Once in a while a set of findings comes along that could explode like a bomb in the public arena. One is that life expectancy in the United States has been going way up. Not just those marginal numbers about infant survival, either.
In the last dozen years, the gain in life expectancy for adults has even surpassed that made between 1940 and 1954 with the introduction of antibiotics. In fact, the recent rate of gain exceeds that of any other time in this century.
In the 1940s, for instance, a typical 45-year-old American could expect to live to age 72. The most recent data show a typical 45-year-old living to age 77 -- an increase in life expectancy of more than 18 percent.
The increase at the older ages are even more dramatic because of the lowered death rate from heart disease and stroke. A person is 65 today can expect to survive to age 81.
The life-expectancy projections for the rest of this century may turn out to be even more significant. Prof. Eileen Crimmins of the California Institute of Technology has studied the relevant medical data and says it is likely that "we have entered a new era of mortality decline, one concentrated at the older ages." She projects that someone who is 65 years old in the year 2000 will survive to age 87.
Her estimates are pretty high, but they are not even close to those made by the respected French demographer, Jean Bourgeois-Richot who says that 65-year-olds in Western countries should expect to live almost to age 100 by the year 2000. A recent report from the World Health Organization verifies the direction of the changes, if not the actual numbers.
All of this leads to a striking, if subversive, notion: We live in a healthy society, getting still healthier. That you will notice is directly contrary to the notion that we live in an unhealthy society, getting still unhealthier.
We have heard about air pollution, water pollution, noise pollution, toxic wastes, carcinogens, low-level radiation, nuclear hazards, DDT, cyclamates, ozone layers and stress -- to just begin a long, long list. We have heard that "the enemy is us." American economic effort has been described as "the Gross National Pollution."
This perceived unhealthiness has, of course, generated a small army of lawmakers making laws. After all, we live in a responsive society; sooner or later, our legislators respond to perceived conditions.
Now the perception will change -- or at least it should. We have to accept the fact that we live in a healthy society, getting healthier. Are we any longer capable of facing up to the good news?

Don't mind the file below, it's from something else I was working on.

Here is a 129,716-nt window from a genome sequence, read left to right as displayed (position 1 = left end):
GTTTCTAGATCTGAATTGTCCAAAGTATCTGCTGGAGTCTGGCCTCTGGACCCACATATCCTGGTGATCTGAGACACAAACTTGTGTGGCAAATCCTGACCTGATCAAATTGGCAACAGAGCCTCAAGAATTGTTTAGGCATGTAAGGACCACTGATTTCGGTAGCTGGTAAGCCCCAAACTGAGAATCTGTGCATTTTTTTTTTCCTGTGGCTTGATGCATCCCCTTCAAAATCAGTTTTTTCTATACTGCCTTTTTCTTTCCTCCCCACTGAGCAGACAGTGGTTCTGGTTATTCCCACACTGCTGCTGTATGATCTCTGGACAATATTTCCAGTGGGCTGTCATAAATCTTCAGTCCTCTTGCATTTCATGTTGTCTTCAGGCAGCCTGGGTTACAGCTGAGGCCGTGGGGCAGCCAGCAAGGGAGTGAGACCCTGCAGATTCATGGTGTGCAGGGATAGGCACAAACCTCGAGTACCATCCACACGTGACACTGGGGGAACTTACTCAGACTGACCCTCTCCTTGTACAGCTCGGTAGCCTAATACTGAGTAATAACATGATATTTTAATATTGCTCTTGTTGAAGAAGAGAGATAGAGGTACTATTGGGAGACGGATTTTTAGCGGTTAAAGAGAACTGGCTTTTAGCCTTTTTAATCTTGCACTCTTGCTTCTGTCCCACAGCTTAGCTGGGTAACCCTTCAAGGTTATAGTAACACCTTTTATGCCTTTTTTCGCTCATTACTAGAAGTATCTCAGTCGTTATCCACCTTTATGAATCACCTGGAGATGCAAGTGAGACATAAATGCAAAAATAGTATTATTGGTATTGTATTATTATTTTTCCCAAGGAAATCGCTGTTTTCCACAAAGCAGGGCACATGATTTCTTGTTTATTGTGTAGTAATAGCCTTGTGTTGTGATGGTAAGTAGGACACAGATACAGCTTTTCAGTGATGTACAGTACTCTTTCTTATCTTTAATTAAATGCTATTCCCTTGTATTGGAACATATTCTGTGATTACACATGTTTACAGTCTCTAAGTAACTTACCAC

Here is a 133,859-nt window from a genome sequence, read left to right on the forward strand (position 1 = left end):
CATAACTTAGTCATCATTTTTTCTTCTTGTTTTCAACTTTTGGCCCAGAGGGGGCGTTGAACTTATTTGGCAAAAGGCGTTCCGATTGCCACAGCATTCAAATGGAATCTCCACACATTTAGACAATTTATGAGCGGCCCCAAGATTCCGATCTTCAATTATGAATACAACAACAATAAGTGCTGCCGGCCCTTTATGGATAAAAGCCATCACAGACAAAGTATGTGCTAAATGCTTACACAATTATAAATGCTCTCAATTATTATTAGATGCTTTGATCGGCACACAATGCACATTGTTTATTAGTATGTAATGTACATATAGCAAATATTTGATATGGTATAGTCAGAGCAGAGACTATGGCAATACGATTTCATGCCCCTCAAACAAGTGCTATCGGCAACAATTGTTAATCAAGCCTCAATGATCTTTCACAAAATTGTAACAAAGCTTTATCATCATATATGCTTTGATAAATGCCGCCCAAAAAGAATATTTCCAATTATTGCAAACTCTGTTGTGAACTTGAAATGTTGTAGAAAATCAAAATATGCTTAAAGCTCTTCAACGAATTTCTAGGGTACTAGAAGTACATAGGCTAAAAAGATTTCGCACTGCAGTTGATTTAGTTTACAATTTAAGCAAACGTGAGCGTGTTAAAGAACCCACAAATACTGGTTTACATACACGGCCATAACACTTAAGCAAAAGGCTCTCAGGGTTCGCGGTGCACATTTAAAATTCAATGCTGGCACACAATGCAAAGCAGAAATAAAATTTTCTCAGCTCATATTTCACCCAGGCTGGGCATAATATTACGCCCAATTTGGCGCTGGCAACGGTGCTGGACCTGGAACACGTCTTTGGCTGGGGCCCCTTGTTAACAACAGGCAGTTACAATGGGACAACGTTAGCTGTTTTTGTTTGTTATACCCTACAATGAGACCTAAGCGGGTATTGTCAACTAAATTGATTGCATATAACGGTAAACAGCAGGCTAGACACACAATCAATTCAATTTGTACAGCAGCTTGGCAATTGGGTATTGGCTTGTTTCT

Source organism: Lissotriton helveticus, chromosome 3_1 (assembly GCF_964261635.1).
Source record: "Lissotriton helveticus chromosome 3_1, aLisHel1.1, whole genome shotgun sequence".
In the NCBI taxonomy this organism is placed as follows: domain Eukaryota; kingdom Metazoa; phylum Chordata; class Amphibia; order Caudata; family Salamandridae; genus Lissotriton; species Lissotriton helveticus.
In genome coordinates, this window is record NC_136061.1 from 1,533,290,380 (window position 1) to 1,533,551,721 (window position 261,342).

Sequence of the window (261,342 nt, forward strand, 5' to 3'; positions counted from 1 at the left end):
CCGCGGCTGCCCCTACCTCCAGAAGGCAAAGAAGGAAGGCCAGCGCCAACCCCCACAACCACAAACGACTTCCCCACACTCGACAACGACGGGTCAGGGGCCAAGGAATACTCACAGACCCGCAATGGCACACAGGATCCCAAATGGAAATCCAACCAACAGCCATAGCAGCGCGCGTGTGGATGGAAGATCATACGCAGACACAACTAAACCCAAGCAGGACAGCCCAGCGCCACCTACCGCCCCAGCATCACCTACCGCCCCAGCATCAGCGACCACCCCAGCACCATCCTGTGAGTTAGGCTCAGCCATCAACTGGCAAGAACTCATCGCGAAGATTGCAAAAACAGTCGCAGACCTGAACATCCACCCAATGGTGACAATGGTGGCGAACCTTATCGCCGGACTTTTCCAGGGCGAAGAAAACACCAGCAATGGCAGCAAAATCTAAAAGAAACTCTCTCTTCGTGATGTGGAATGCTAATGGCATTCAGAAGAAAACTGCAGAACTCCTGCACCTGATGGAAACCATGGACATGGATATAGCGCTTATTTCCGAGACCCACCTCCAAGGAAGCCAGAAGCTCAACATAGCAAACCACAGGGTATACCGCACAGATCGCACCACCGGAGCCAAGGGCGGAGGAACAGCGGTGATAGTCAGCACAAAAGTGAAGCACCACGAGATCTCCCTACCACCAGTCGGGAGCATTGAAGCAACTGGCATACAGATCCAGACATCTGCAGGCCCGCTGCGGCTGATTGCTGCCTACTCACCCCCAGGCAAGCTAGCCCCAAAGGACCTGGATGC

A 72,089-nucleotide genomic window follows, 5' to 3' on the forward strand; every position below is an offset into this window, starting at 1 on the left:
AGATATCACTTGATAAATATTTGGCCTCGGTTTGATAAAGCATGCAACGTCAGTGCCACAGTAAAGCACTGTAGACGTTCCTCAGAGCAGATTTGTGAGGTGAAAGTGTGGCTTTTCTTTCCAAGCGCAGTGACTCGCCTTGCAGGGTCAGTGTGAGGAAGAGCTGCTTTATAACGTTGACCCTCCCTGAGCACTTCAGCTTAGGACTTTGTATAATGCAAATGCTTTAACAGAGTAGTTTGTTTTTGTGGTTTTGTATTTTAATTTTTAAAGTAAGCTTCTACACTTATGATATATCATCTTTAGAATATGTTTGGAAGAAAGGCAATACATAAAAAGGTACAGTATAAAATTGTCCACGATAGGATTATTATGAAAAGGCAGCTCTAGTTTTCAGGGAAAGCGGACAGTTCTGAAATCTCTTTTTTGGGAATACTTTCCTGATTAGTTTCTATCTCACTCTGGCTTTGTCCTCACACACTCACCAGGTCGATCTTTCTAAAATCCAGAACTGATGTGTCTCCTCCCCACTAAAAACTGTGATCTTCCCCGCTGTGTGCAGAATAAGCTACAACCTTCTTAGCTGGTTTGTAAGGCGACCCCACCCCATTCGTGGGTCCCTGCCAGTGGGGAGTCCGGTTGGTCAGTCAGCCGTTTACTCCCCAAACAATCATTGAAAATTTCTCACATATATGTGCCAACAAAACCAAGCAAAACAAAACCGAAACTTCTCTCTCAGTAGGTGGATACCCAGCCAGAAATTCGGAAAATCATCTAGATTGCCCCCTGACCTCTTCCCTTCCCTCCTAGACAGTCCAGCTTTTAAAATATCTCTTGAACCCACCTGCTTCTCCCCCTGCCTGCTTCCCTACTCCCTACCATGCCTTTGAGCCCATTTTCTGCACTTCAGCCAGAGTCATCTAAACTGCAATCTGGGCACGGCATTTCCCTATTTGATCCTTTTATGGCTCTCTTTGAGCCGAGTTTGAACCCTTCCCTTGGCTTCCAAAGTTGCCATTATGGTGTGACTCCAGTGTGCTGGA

First to face that music should be environmentalists. Have they perhaps built their castle on sand? They have in recent years helped change industry, politics, culture and birth rates by drumming home one simple notion: Modern society is hazardous to your health.
That notion was accepted by legislators, professors, students and a lot of people who read the article in the paper that said that designer jeans cause cancer. The result has been bewildering array of environmental laws and regulations, some quite sensible, some bizarre.
But the question before the house is not whether there are some environmental conditions that seriously harm us. Of course there are, and there ought to be laws and tough ones.
The real question is: What kind of laws would we have if prevailing opinion urged us to improve an already healthy society instead of screaming "stop poisoning the planet"?
A case in point: Would the Clean Air Act have been passed in the form that it was a decade ago if lawmakers hadn't been health-mongered by environmental activists hit-listing the "dirty dozen" legislators while predicting that a Silent Spring of poisonous degadation was just over the smoggy horizon?
That law costs the public and private sectors about $30 billion a year. Yet, eminent scientists, in and out of government, today ask whether there is any -- repeat, any -- good evidence of important health or life-expectancy gains due to the clean-air regulations.
Pittsburgh cleaned up its air decades before the rest of us. A good thing, too. But there has been no evidence that the once-smoky city improved its health any faster than the rest of the United States.
What sketchy evidence exists begs this question: Is the Clean Air Act worth the whole $30 billion, or could some of that money be spent on other things with better payoffs? (The sharp gains in life expectancy began well before the new environmental laws took hold.)
So now, a new premise: What will be the ripples from the idea that we live in a healthy society, getting healthier?
One such ripple will be prosaic and difficult: There will be greater chaos in the Social Security system as estimates have to be changed to account for increased life expectancy. Brace yourselves for screeds that denounce this heartless society for maltreating its elderly. Better yet, put away more of your own bucks for your own retirement.
Other ripples operate at another level. We were told that ours was a sick society. We were even warned that it might be irresponsible to bring children into such a world. We were told that we should lower our expectations. We were told that America was over the rim, a decaying, polluted suburb of history.
We were told a lot of things that weren't so. We should each, typically, have many extra years left to think about that.